If companies decide on their own that a new ingredient is GRAS, they don't have to tell FDA what their investigations show about safety or even tell the government what or how much of anything they have decided to add to food. In short, the food industry-not FDA-is in charge of what you eat.
What can you do about this shocking failure to ensure our food is safe?
First, check out and share our great new infographic exposing the spaghetti-tangle of FDA's failure to ensure the safety of food additives.
Then, join this campaign to strengthen FDA's role on food safety and let them know how shocked and disappointed you are that they have fallen down on the job and put you at risk.
And stay tuned for more! We are calling on FDA to fix this system, in part, by asking companies to give the agency basic notice of what they are doing. One of our key allies is the Natural Resources Defense Council, which published an important expose of all the secrecy in the GRAS determinations by companies.
With your help, we can fix this frightening problem. We won't rest until FDA is once again ensuring the safety of our food supply.
The recent antibiotic-resistant Salmonella outbreak from Foster Farms Chicken should raise serious warning flags for all of us. More than 350 people have been sickened in more than 21 states-and those illnesses were preventable. We need the Department of Agriculture (USDA) to act with greater authority to protect our food supply. The USDA should take action before people get sick, and require controls and testing for antibiotic-resistant Salmonella before it reaches consumers.
At CSPI, we're working to make sure that meat and poultry found to contain antibiotic-resistant strains of Salmonella can't harm consumers. When these superbugs are found in products, those products should be recalled from the marketplace. Two years ago, CSPI filed a petition to the USDA requesting this important safeguard. But we haven't yet received a response.
We need your help.
Please write to Secretary Vilsack today, and ask that the USDA declare four strains of Salmonella that are known to be antibiotic-resistant as "adulterants" under federal law, thus making products that contain them illegal to sell.
If you know a child with ADHD, you know hyperactivity can make it difficult for parents trying to raise happy, healthy children. But did you know that many food and candy companies use unnecessary ingredients that can trigger hyperactivity, adding additional stress to families already coping with ADHD?
Petroleum-based artificial food dyes are found in everything from cereal, yogurt, and granola bars to candy, chips, and even children's medicines! Numerous scientific studies have demonstrated that dyes cause hyperactivity in sensitive children. In fact, the U.S. Food and Drug Administration acknowledges that fact. But the FDA has refused to ban dyes or even require a warning notice on labels, as the European Union does for most dyes.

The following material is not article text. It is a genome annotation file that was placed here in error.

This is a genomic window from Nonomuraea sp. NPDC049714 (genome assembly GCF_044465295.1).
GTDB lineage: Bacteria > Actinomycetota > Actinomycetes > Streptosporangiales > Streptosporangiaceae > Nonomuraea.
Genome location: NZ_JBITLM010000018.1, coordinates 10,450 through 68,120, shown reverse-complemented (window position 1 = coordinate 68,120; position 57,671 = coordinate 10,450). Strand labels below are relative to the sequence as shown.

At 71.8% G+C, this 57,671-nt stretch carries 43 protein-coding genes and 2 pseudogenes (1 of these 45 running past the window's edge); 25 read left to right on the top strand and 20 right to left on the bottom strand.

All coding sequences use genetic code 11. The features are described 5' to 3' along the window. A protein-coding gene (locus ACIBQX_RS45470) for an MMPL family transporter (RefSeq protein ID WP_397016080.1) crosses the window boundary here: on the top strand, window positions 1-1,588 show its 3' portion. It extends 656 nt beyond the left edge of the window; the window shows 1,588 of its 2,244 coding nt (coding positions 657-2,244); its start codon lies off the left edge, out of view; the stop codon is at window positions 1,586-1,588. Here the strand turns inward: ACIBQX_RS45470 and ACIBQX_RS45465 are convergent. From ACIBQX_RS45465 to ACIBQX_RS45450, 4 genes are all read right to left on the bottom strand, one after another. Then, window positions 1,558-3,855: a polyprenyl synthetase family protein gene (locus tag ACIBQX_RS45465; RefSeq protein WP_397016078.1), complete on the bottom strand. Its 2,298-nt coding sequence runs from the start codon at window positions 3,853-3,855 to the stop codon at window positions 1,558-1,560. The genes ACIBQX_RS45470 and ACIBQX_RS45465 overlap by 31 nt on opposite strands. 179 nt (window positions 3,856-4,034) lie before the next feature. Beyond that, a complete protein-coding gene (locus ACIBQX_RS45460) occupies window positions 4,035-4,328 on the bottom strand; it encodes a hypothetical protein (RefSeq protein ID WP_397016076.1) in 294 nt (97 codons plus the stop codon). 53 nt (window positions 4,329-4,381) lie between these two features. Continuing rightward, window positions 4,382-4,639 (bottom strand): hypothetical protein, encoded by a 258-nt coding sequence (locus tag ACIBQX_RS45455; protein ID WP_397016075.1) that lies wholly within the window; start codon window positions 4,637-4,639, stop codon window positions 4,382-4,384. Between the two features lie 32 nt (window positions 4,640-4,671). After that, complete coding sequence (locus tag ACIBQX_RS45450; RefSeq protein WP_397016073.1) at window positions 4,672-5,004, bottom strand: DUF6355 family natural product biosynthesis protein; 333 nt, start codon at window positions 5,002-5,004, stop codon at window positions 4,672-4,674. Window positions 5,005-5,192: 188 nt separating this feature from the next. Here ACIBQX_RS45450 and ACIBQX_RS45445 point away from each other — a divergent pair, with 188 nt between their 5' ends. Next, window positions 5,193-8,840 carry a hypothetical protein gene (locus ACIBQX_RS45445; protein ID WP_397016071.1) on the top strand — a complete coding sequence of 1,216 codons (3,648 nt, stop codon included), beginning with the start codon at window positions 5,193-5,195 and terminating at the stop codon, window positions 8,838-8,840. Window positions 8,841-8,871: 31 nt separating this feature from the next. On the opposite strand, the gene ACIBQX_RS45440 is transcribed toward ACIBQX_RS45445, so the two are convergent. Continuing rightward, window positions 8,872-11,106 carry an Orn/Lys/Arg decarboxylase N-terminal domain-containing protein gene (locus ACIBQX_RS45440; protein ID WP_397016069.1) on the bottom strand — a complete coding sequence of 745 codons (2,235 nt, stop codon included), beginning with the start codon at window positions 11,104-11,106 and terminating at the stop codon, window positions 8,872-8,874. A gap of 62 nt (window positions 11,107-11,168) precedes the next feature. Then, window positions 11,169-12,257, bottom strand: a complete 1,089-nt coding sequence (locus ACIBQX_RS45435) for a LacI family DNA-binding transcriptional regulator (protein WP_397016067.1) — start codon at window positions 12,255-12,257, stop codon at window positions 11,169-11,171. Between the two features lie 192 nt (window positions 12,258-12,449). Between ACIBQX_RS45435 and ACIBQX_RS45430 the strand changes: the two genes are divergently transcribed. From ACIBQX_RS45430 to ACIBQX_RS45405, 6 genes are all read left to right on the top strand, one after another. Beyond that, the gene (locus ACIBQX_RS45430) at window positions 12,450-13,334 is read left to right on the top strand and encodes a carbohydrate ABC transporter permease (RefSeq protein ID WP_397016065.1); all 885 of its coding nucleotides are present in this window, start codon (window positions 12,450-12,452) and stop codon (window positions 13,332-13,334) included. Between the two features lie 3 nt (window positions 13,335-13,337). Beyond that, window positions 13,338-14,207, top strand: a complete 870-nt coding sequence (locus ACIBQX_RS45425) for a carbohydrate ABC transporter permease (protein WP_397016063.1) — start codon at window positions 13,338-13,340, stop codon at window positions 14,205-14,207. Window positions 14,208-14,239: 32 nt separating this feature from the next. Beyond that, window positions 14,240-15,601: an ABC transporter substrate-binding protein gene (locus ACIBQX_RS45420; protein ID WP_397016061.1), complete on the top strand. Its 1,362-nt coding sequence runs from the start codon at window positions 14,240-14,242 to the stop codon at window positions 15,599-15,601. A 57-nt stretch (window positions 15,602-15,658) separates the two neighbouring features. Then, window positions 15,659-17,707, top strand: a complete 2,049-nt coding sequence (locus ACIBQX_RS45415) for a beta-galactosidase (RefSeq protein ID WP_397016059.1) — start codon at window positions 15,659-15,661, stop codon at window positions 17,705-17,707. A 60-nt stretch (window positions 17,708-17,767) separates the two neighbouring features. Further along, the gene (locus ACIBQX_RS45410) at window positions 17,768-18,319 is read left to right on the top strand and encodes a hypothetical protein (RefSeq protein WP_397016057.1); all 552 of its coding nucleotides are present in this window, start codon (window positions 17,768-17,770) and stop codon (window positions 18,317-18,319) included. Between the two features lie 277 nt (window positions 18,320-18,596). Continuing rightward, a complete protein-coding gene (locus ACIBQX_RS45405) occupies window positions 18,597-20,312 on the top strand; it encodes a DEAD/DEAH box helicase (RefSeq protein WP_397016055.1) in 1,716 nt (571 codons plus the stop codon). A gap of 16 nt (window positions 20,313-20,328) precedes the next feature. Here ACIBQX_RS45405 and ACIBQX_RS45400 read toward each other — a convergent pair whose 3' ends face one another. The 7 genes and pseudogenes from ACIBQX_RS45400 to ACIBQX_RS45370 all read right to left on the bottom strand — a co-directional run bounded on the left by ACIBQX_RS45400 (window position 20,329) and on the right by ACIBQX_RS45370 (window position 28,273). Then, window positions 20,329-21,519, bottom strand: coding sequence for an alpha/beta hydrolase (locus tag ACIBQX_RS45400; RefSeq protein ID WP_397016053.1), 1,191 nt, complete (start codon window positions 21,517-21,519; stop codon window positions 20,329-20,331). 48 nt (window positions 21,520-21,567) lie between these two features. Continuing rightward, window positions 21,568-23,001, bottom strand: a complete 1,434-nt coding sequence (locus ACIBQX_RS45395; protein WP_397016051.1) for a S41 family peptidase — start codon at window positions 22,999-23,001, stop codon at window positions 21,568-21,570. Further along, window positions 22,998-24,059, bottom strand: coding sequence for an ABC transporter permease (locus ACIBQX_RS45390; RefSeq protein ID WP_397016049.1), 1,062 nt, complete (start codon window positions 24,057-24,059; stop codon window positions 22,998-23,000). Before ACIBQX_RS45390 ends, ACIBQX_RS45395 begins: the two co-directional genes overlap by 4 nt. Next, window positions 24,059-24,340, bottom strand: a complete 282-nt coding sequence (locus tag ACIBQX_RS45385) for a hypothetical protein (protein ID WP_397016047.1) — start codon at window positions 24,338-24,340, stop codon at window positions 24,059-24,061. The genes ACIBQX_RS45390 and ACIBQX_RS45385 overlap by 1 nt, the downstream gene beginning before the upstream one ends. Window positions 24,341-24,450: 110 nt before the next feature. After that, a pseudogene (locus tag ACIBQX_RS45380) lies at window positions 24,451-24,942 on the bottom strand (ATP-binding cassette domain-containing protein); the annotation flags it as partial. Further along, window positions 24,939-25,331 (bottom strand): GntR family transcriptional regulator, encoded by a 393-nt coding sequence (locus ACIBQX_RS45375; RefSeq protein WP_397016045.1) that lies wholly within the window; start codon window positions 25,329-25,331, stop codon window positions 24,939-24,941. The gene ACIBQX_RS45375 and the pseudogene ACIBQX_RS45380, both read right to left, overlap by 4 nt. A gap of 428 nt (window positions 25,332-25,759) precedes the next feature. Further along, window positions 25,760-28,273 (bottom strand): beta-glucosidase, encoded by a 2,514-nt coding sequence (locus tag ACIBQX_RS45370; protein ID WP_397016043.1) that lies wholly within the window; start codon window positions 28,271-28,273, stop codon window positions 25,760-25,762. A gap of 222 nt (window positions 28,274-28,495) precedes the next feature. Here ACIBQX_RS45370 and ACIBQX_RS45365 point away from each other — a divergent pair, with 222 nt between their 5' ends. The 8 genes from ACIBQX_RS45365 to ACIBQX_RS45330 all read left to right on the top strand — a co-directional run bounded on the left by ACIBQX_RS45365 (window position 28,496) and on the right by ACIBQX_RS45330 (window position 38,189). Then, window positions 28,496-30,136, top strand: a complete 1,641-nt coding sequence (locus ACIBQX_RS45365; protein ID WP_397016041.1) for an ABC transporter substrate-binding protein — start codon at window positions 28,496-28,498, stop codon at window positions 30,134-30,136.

CSPI is working with the Shutters family from Jamestown, New York, to encourage companies to stop coloring foods with these harmful dyes. Read their story on Change.org and sign the petition asking Mars to color M&M's, the best selling candy in the country, with only natural colors.
This year, the Walt Disney Company announced it will no longer accept advertisements for junk food on its child-directed television, radio, and online sites. Disney also updated its nutrition standards for foods that can be advertised to children. Meanwhile, almost half of food ads viewed by kids are seen on Viacom programming, which includes Nickelodeon.
The food and beverage industry spends $2 billion per year advertising food to children. Kids aged 2-11 years old see an average of 13 food ads a day, mainly promoting unhealthy foods. This contributes to our country's obesity epidemic; one in every three children is overweight or obese.
Please urge Nickelodeon to follow Disney's lead. Write to Nickelodeon and urge it to do right by our kids and stop advertising unhealthy food to them. Thank you.
Several months ago, we asked you to send a letter to your governor asking him/her to improve the foods and beverages available on state property. Those letters resulted in progress in a few states, but more work needs to be done. Right now, state legislators are getting ready for the next legislative session; please ask them to improve the foods and beverages on state property.
Nationally, 17 million people work for state and local governments, and countless others visit recreational facilities, parks, state agency buildings, highway rest stops, and other state property every day. Visitors and employees deserve healthy options and healthier options could help to reduce health care costs, which burden the state's citizens and budget!
Please send a message to your state legislators urging them to ensure that there are plenty of healthy options available for foods and beverages sold on state property.